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The rusty-patched bumble bee (Bombus affinis) flies between flowers at the UW-Madison Arboretum in Madison, WI. Thursday, July, 6, 2017. It was officially listed as endangered under the Endangered Species Act on Tuesday, March 21. (Photo by Hyunsoo Leo Kim | University Communications)

The rusty-patched bumble bee (Bombus affinis) flies between flowers at the UW-Madison Arboretum in Madison, WI. Thursday, July, 6, 2017. It was officially listed as endangered under the Endangered Species Act on Tuesday, March 21. (Photo by Hyunsoo Leo Kim | University Communications)

Feature story

UW Arboretum Workshop Tracks Endangered Bees with Photos In the Media

“With a trained eye and quick finger stabbing the air, University of Wisconsin–Madison Arboretum native plant gardener Susan Carpenter counts off the bumble bees buzzing in front of her. …

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Rusty-patched bumble bee on Culver's-root

Bee alert: Bumble Bees Are Struggling, but Still Alive in the UW Arboretum In the Media

“We’ve heard a lot about how habitat loss and pesticide use is affecting honey bee and monarch butterfly populations, but wild bee populations are feeling the impact as well. In …

2015 team leader training work party. Team leader, David Smith. Team leaders in training: Marc Amante, Will Boettcher, Claire Bjork, Mike Bjork, Frankie Fuller, Kristin Haider, Jason Holman, Mark Horan, Anne Pearce, Tom Pearce, Susan Wulfsberg. Several drop-in volunteers joined the work party as well.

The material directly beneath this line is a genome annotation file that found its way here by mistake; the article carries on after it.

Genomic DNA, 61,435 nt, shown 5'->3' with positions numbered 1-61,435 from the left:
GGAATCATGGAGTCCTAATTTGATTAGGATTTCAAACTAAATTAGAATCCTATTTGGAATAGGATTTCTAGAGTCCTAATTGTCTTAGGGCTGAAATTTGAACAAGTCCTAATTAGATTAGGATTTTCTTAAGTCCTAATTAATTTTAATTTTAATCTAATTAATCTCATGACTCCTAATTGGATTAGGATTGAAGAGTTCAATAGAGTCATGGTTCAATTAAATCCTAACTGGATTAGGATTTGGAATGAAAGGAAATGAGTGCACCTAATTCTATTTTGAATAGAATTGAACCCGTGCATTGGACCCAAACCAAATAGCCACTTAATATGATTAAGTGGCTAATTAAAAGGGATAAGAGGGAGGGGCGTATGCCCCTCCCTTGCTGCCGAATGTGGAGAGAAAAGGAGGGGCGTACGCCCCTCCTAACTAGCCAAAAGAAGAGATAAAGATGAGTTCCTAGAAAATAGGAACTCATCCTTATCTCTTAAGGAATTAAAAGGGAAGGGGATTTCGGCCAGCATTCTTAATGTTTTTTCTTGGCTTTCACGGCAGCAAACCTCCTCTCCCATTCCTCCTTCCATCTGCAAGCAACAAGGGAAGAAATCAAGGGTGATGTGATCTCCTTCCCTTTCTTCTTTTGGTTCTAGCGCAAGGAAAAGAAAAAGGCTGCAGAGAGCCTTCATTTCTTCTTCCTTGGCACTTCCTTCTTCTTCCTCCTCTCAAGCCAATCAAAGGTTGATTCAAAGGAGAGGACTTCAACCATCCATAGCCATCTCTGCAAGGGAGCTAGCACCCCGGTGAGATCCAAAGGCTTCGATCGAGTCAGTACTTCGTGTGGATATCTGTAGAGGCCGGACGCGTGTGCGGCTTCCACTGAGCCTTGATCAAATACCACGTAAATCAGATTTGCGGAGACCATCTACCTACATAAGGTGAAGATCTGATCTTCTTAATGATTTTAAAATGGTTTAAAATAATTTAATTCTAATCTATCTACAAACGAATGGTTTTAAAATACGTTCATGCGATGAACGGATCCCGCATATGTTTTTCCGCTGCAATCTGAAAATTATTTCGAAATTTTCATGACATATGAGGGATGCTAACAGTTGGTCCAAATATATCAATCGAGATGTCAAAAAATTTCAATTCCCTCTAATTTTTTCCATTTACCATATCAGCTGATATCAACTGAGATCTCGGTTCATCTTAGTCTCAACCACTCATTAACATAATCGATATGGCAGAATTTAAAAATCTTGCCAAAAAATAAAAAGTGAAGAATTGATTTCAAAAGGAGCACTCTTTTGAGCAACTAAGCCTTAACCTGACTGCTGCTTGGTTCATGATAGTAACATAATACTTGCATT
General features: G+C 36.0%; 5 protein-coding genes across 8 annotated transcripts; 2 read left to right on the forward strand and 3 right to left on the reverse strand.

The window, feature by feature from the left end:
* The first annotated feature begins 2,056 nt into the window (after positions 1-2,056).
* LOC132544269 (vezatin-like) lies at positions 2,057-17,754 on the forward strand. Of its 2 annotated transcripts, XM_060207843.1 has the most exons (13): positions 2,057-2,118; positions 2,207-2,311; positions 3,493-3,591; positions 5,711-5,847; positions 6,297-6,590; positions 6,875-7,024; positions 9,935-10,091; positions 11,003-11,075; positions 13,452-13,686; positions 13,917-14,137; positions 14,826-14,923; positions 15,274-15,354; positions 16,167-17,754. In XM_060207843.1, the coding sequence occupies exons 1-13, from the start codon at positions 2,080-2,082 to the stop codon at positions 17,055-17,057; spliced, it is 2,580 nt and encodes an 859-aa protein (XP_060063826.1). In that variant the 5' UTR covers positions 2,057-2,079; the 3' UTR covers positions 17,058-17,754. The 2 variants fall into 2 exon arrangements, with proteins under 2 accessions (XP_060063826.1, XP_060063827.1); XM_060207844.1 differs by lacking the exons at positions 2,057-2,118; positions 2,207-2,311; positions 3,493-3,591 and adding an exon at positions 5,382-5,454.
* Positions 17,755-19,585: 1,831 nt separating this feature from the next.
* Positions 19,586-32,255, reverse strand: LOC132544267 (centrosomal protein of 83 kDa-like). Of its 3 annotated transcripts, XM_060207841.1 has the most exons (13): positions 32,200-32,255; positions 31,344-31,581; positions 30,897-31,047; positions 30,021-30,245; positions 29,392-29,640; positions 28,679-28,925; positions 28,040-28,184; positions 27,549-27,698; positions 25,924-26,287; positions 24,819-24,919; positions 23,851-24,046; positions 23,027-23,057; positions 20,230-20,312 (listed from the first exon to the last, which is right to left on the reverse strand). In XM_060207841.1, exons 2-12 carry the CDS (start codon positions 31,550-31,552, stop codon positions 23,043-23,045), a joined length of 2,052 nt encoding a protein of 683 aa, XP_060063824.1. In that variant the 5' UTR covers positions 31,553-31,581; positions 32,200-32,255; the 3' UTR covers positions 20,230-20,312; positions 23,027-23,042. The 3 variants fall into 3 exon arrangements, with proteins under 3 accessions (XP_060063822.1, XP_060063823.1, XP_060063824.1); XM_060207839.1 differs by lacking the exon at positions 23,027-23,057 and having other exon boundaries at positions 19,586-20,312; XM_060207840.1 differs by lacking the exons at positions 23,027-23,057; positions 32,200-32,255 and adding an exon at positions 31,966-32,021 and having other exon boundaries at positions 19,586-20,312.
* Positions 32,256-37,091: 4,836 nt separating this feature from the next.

Restoration Team Leaders: Core Members of the Community Arboretum News

Restoration team leaders are some of the unsung heroes of the Arboretum. For the last 25 years, year-round, in all kinds of weather conditions, at different locations, and working with …

An adult wild indigo weevil, Apion rostrum, places its eggs into young seed pods where the young grow, feeding on developing seeds. Photo: Ali Lorenz

Gardening with Native Plants: Legumes in Summer Gardens Arboretum News

In July, many members of the pea or bean family (Fabaceae) bloom or are in fruit in our prairie and savanna gardens. Some species are welcome, even prized. Others we watch for …

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